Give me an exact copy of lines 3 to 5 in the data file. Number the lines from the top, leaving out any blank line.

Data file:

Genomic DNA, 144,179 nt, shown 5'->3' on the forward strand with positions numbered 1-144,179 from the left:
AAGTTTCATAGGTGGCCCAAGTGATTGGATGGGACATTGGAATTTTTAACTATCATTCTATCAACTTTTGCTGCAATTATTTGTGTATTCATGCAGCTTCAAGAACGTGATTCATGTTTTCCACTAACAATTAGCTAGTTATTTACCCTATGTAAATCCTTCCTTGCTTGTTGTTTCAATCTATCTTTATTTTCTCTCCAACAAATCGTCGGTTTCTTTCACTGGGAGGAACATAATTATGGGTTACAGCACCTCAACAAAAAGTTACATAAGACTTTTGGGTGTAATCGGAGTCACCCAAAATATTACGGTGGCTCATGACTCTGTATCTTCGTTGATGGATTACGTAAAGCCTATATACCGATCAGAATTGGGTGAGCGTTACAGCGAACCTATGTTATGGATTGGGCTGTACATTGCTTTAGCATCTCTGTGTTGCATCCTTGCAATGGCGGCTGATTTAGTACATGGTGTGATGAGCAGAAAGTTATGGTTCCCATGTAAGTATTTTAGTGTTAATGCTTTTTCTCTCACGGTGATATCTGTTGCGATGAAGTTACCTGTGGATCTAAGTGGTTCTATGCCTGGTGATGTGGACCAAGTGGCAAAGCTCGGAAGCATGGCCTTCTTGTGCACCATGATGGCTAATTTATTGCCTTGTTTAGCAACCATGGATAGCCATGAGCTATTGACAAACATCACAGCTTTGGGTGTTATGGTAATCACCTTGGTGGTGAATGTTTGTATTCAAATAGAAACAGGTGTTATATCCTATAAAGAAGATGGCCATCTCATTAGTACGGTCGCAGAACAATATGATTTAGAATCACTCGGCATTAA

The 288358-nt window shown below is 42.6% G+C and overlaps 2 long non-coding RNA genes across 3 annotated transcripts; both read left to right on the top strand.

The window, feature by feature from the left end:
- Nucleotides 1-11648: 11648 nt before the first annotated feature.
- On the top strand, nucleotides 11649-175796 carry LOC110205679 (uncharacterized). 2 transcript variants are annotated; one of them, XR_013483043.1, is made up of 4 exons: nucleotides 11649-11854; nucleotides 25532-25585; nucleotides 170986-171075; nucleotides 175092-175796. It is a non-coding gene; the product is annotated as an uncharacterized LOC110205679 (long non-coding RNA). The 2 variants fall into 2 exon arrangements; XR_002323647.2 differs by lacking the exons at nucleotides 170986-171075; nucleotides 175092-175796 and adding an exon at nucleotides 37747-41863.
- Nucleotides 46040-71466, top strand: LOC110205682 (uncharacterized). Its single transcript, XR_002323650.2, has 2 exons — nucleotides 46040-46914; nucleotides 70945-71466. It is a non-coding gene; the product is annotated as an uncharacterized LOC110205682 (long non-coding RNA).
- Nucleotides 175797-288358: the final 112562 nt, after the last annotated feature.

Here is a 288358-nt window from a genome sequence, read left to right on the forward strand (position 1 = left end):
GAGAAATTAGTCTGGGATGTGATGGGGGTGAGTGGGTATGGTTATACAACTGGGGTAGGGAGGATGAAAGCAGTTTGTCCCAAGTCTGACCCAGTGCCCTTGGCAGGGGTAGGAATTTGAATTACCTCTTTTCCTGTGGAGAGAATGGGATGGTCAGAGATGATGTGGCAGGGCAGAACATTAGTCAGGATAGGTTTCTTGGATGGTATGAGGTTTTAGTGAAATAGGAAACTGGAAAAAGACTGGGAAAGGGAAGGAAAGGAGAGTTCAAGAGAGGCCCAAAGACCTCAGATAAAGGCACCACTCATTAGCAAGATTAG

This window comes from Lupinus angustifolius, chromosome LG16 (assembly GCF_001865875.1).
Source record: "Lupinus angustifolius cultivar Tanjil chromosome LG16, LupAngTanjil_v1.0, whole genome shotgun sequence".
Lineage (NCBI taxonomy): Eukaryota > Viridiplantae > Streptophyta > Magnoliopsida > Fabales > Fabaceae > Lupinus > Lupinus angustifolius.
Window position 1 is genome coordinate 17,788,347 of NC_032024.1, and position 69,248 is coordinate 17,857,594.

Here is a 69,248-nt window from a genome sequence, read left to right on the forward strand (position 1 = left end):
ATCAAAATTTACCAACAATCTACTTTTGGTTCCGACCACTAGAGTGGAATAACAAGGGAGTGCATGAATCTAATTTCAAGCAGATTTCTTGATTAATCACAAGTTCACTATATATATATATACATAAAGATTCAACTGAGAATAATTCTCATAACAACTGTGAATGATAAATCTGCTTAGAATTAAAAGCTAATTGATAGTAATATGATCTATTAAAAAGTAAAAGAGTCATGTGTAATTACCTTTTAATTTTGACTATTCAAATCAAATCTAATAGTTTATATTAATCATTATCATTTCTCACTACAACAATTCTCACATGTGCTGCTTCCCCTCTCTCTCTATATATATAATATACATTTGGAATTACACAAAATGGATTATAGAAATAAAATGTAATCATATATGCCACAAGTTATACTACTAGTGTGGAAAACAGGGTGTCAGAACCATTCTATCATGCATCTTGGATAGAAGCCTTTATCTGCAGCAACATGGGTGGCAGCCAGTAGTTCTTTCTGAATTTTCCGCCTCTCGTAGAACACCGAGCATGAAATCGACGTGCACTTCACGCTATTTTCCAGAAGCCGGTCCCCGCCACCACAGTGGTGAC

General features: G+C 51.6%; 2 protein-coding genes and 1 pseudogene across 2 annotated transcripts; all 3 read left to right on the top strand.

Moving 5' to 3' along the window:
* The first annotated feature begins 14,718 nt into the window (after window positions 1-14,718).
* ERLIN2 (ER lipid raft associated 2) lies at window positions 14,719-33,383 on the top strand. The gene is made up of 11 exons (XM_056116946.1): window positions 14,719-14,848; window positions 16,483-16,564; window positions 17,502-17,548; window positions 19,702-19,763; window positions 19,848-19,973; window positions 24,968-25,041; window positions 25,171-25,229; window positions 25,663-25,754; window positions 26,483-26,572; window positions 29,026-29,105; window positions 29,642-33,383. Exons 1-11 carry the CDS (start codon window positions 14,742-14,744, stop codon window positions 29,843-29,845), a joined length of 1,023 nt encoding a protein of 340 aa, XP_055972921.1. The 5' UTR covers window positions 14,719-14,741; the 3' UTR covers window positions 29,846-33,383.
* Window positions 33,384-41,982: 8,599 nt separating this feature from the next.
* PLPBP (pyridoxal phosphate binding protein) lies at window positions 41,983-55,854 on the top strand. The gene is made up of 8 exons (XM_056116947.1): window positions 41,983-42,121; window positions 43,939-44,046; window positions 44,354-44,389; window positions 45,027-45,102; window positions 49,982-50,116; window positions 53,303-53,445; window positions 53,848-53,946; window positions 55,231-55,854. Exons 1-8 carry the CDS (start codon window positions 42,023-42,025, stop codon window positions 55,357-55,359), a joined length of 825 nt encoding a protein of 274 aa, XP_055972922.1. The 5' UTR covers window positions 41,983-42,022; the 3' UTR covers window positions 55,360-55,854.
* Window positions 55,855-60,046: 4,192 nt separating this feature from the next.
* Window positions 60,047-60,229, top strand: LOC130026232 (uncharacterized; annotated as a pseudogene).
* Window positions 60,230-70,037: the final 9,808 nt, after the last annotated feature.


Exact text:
The 288358-nt window shown below is 42.6% G+C and overlaps 2 long non-coding RNA genes across 3 annotated transcripts; both read left to right on the top strand.

The window, feature by feature from the left end:
- Nucleotides 1-11648: 11648 nt before the first annotated feature.